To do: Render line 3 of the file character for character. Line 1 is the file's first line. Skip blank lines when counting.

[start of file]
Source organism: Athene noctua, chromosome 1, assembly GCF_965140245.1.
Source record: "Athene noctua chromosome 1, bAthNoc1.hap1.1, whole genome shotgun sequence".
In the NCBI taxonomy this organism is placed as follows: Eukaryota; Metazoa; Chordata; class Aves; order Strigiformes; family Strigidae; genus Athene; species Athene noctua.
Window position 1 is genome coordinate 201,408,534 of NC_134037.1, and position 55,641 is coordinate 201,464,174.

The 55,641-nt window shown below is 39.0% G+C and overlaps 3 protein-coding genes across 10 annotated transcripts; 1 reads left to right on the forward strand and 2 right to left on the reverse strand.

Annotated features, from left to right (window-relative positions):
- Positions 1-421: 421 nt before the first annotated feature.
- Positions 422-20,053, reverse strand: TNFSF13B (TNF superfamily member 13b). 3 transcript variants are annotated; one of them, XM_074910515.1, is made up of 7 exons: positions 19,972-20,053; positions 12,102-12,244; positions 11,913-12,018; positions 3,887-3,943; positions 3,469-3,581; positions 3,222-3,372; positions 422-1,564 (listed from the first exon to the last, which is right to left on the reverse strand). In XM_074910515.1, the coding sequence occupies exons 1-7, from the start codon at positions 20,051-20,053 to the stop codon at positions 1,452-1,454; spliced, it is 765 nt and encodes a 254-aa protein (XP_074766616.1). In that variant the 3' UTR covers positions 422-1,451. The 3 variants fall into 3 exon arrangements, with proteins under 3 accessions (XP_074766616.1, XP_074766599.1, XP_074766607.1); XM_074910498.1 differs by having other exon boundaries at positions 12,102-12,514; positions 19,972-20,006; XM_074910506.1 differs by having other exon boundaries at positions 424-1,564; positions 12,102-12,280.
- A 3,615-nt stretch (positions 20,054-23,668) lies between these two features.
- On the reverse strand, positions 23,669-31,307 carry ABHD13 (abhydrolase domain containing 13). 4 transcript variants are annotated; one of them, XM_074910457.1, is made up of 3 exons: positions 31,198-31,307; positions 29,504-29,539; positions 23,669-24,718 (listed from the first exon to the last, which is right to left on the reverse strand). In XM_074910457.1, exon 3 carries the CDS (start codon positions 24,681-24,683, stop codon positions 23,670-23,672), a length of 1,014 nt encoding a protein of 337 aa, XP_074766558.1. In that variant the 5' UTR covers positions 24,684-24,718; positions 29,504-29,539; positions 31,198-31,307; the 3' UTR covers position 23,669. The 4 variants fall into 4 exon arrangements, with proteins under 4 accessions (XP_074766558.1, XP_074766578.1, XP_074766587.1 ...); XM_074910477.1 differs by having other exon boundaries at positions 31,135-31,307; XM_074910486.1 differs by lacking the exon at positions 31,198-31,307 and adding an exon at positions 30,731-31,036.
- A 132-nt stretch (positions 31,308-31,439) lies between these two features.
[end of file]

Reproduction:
In the NCBI taxonomy this organism is placed as follows: Eukaryota; Metazoa; Chordata; class Aves; order Strigiformes; family Strigidae; genus Athene; species Athene noctua.